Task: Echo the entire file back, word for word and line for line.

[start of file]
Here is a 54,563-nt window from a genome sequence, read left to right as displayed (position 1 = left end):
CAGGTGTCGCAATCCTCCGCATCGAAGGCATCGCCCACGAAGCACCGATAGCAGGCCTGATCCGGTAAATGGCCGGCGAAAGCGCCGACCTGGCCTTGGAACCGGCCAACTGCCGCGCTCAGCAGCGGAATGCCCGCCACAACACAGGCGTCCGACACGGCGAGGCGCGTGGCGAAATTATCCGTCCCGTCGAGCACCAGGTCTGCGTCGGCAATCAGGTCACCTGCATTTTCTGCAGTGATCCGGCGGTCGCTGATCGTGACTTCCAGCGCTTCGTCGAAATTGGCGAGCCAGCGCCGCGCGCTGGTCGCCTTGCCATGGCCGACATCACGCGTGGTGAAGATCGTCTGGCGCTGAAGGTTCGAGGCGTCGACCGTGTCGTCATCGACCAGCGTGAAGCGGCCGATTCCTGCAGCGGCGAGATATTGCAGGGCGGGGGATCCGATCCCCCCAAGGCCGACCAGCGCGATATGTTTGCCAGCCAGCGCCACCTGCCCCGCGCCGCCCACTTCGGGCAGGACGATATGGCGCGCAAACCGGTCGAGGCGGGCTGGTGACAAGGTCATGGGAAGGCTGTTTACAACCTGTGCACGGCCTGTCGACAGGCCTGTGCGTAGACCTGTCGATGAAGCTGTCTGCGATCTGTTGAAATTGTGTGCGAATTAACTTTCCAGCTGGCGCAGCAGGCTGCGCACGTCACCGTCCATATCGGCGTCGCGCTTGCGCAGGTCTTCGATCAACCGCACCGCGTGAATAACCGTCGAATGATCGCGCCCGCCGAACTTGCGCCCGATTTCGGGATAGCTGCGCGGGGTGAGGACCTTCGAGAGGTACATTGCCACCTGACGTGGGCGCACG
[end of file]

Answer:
Here is a 54,563-nt window from a genome sequence, read left to right as displayed (position 1 = left end):
CAGGTGTCGCAATCCTCCGCATCGAAGGCATCGCCCACGAAGCACCGATAGCAGGCCTGATCCGGTAAATGGCCGGCGAAAGCGCCGACCTGGCCTTGGAACCGGCCAACTGCCGCGCTCAGCAGCGGAATGCCCGCCACAACACAGGCGTCCGACACGGCGAGGCGCGTGGCGAAATTATCCGTCCCGTCGAGCACCAGGTCTGCGTCGGCAATCAGGTCACCTGCATTTTCTGCAGTGATCCGGCGGTCGCTGATCGTGACTTCCAGCGCTTCGTCGAAATTGGCGAGCCAGCGCCGCGCGCTGGTCGCCTTGCCATGGCCGACATCACGCGTGGTGAAGATCGTCTGGCGCTGAAGGTTCGAGGCGTCGACCGTGTCGTCATCGACCAGCGTGAAGCGGCCGATTCCTGCAGCGGCGAGATATTGCAGGGCGGGGGATCCGATCCCCCCAAGGCCGACCAGCGCGATATGTTTGCCAGCCAGCGCCACCTGCCCCGCGCCGCCCACTTCGGGCAGGACGATATGGCGCGCAAACCGGTCGAGGCGGGCTGGTGACAAGGTCATGGGAAGGCTGTTTACAACCTGTGCACGGCCTGTCGACAGGCCTGTGCGTAGACCTGTCGATGAAGCTGTCTGCGATCTGTTGAAATTGTGTGCGAATTAACTTTCCAGCTGGCGCAGCAGGCTGCGCACGTCACCGTCCATATCGGCGTCGCGCTTGCGCAGGTCTTCGATCAACCGCACCGCGTGAATAACCGTCGAATGATCGCGCCCGCCGAACTTGCGCCCGATTTCGGGATAGCTGCGCGGGGTGAGGACCTTCGAGAGGTACATTGCCACCTGACGTGGGCGCACG